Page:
[FOUNTAIN]Spendthrift island is isolatedThe Organization for Economic Cooperation and Development last week named seven tax havens that are unwilling to cooperate on improved financial transparency.
They are the classified "laggards," which denied the organization's requests to cooperate in the exchange of legal and tax information to prevent global tax evasion and money laundering.
Those on the list were: Andorra, Liechtenstein and Monaco, small countries in Europe, Liberia in Africa, and Nauru, Vanuatu and the Marshall Islands, island countries in the Pacific Ocean.
If the seven countries refuse to cooperate after one year, the organization is planning intensive sanctions, such as banning its member countries from trading or making financial transactions with them.
Nauru is the most intriguing country of the seven. Nauru, 21 square kilometers in area, is smaller than Jongno-gu, Seoul. This nation of 12,000 people once was one of the richest countries in the world, boasting ample reserves of phosphate ore, which is an essential ingredient in making fertilizer.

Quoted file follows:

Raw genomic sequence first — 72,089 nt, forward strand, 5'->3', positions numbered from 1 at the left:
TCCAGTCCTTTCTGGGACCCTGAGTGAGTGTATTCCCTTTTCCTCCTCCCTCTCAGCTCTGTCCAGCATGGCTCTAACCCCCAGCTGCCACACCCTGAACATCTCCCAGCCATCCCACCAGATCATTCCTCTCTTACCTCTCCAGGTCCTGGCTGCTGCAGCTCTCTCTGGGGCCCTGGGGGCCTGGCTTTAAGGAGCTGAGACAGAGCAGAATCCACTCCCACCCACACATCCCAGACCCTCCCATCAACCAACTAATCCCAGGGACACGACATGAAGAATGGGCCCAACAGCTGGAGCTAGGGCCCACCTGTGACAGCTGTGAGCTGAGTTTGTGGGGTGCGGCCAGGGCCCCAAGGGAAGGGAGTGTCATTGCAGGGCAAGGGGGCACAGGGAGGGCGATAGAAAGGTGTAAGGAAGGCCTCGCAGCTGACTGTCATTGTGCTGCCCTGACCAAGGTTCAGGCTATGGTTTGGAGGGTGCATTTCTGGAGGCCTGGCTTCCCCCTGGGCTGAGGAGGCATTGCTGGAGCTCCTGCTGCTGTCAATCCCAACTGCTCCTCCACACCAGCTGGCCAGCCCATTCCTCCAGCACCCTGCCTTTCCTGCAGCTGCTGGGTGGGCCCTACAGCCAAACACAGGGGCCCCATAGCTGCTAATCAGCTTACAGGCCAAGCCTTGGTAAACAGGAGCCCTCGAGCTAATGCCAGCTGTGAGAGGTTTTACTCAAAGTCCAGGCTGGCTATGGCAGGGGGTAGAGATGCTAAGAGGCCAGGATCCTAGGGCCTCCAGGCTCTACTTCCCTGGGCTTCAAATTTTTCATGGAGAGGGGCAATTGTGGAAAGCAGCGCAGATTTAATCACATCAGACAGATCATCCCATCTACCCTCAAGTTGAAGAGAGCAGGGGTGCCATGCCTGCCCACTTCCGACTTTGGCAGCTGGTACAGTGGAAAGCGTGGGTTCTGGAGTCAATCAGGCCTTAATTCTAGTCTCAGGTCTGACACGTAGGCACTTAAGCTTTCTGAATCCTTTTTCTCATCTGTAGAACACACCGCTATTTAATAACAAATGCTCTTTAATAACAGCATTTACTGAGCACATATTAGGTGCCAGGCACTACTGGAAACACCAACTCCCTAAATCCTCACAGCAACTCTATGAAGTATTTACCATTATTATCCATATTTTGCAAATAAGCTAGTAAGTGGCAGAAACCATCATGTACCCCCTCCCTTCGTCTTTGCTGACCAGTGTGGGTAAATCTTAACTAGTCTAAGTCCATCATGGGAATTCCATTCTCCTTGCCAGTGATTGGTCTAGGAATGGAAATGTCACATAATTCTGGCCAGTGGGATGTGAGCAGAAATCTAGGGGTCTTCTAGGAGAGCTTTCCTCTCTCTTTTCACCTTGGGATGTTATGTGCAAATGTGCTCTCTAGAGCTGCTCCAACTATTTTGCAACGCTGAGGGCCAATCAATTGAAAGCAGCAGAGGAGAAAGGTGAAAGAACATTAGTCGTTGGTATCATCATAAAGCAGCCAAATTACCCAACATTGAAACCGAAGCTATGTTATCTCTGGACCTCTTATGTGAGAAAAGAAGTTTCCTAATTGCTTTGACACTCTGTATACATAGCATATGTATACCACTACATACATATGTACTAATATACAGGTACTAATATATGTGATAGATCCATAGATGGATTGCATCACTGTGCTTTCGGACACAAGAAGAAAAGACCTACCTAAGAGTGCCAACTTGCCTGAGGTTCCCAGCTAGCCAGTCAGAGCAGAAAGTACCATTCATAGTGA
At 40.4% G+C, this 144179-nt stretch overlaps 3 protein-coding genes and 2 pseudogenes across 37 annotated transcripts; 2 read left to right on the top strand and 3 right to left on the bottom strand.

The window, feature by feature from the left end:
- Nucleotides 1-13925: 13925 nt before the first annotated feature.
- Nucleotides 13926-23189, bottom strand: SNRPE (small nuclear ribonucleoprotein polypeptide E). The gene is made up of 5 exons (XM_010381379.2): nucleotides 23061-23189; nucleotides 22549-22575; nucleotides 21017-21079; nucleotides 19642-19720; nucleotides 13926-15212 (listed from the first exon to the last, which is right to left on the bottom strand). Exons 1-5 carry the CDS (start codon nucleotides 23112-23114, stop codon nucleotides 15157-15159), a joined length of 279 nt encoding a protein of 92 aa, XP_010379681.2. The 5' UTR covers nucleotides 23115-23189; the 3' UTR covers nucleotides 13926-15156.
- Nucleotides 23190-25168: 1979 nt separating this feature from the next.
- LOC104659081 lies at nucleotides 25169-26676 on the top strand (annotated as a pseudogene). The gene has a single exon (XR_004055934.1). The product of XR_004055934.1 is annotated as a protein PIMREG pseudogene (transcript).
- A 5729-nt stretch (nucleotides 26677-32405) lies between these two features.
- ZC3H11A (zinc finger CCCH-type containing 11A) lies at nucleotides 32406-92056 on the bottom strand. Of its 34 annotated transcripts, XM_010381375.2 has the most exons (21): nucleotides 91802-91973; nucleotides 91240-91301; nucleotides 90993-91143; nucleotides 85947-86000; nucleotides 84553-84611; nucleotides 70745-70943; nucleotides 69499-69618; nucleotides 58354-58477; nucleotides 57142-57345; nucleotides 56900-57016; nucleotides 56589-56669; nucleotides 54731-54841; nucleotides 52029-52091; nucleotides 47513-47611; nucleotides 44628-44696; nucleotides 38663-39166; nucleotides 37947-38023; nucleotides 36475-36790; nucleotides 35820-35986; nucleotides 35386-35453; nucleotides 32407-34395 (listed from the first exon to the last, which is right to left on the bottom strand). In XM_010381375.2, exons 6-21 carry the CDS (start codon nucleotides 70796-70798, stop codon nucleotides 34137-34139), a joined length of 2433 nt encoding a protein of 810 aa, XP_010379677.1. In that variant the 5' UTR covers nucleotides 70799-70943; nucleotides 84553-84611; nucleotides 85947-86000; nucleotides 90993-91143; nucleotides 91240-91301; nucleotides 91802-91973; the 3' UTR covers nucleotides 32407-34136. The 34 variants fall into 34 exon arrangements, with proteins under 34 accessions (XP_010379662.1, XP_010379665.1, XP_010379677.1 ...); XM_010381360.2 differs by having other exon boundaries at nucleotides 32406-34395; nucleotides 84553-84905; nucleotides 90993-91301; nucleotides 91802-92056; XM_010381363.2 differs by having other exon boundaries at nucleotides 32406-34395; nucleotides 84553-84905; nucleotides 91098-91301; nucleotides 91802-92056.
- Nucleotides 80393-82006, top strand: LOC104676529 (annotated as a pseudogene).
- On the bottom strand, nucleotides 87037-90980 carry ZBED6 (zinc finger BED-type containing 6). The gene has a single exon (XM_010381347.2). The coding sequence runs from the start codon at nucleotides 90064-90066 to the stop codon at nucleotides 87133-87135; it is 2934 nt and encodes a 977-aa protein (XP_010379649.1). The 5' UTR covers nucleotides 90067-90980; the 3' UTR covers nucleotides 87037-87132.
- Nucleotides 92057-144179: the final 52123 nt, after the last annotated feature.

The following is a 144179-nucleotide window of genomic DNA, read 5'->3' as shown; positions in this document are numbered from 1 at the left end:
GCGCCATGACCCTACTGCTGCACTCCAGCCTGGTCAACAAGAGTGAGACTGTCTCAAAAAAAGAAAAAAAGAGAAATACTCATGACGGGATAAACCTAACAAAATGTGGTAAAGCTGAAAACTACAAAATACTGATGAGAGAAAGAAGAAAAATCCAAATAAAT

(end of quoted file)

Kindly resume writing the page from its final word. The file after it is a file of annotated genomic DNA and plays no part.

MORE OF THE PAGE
Nauru was introduced to the world in 1798 by British sailors. The country was annexed by Germany in 1888 and thereafter ruled by various foreign powers until 1968 when it achieved independence. During the colonial era, Germany, Japan, the United Kingdom and Australia plundered 40 million metric tons out of the total 60 million metric tons of phosphate ore deposits in Nauru. Nauru still would have been prosperous if the remainder of the phosphate had been well managed. In 1981, when the export of phosphate peaked, Nauru's gross domestic product amounted to $123 million, and its per capita income stood at $17,000, one of the world's highest. There were no taxes; social services were free.
The good days did not last long. Fraud and failed investments shrank the country's external assets to $100 million recently from $1 billion in the early 1990s. The country ended up a tax haven. In Nauru, there are as many as 400 paper banks whose licenses were approved by the government for a payment of $25,000. If you pay money, the country will grant you citizenship. In 1998, about $70 billion suspected of belonging to the Russian mafia vanished after passing through Nauru.
Nauru is in a dire situation. Electricity and water are limited, oil supplies inconsistent. Phosphate mining destroyed much of the island's natural environment, and tourists have turned their backs.
Nauru, which means "happy island" in the local tongue, is not happy anymore.
The writer is a JoongAng Ilbo editorial writer.
by Sohn Byung-soo